I was in Islamorada last weekend. It was beautiful weather but no fish (live) to be seen in the back country. I went down for a an extended fishing weekend (4 days). When I first got there and fished for 2 hours, I wondered what was going on? No bait fish swimming around, no littlle nibbles on my shrimp, no fish in sight. Somethings wrong. At this time, I had no idea the cold water made havoc on the fish. I'm from Indiana and did not know Florida was hit so hard that far south. So, i headed to a nearby marina where I saw a couple fisherman coming back in on a boat. I talked to the fisherman who had a good day of fishing. Say what? Fish? Where? That's when they hit me with the news that the water temps dropped so low that many of the shallow water fish simply died. The fishermen told me if I want to catch anything, I've got to jump on a boat and head out 4 or 5 miles into the Atlantic where water temps were still in the 70s.
I decided to stop fishing at that point. Why overstress what few fish remain? Instead, spent the remaining days just enjoying the warmth and scenery.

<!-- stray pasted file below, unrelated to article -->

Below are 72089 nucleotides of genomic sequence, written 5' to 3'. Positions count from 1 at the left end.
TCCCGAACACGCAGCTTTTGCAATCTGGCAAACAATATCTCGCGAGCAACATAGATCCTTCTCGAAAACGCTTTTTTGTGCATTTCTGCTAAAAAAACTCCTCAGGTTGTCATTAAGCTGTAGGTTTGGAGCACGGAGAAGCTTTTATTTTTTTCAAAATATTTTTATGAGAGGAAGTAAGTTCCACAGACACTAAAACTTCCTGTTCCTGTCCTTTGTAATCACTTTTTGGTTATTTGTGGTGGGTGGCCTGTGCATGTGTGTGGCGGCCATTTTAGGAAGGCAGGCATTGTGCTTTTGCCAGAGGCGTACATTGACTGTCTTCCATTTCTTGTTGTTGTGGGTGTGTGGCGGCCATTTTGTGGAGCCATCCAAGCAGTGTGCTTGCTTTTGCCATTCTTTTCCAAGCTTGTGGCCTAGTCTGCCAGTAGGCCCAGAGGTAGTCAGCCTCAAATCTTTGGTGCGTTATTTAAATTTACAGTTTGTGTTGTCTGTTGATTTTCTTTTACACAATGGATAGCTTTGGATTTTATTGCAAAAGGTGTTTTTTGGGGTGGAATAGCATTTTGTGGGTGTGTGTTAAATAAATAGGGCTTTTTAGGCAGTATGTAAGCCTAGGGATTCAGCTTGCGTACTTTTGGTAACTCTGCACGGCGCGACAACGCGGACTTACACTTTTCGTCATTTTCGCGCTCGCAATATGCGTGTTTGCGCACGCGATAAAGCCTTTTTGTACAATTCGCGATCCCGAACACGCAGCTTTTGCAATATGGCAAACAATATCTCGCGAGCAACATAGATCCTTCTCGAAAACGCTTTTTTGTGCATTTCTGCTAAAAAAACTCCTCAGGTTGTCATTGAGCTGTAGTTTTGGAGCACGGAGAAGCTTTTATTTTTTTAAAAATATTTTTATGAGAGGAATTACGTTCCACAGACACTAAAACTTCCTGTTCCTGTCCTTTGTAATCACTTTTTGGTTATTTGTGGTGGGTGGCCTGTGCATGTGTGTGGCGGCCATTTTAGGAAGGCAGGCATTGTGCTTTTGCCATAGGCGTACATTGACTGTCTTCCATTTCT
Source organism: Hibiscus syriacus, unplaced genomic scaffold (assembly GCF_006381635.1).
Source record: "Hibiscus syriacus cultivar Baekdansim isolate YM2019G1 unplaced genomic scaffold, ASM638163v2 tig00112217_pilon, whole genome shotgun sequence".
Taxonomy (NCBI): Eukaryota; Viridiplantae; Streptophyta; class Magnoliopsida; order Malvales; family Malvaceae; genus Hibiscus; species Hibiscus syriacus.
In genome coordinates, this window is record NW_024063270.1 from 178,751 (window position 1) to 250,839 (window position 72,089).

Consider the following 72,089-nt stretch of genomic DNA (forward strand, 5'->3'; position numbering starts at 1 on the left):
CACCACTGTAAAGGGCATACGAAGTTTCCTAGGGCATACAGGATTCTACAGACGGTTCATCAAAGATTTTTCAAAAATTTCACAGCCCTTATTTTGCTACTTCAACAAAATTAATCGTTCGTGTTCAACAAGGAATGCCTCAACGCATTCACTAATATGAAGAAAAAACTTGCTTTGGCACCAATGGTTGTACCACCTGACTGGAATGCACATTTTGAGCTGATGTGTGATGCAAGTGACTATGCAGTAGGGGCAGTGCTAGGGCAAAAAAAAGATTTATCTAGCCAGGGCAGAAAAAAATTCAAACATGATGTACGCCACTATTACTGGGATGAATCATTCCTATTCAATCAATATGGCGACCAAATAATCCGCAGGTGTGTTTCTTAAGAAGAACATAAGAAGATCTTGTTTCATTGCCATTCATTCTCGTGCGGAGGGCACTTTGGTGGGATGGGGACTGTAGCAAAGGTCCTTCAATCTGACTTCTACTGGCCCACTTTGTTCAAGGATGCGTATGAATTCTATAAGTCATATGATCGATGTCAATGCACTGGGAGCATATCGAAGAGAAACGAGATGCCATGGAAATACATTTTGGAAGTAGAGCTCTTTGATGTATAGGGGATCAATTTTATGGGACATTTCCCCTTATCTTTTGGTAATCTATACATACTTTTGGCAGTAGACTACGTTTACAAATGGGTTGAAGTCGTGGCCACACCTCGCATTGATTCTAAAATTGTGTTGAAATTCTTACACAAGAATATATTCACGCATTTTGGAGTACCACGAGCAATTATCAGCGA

The place I stayed at had a pier that extended into the back bay waters. I saw lots of dead fish on the bottom, washed up on the shore and some just floating. Never once did I see any live fish other than some very very small fry near mangroves. I didnt even see crabs chomping on the dead fish on the bottom. I would think that would be the case. Birds must have had their fill of eating, too because they were not eating any of the dead fish on the shore or ones floating.
In Indiana, when the fish are stressed, we stop fishing to let them regain their health. I hope people in Florida do the same because it didnt look good when I was there.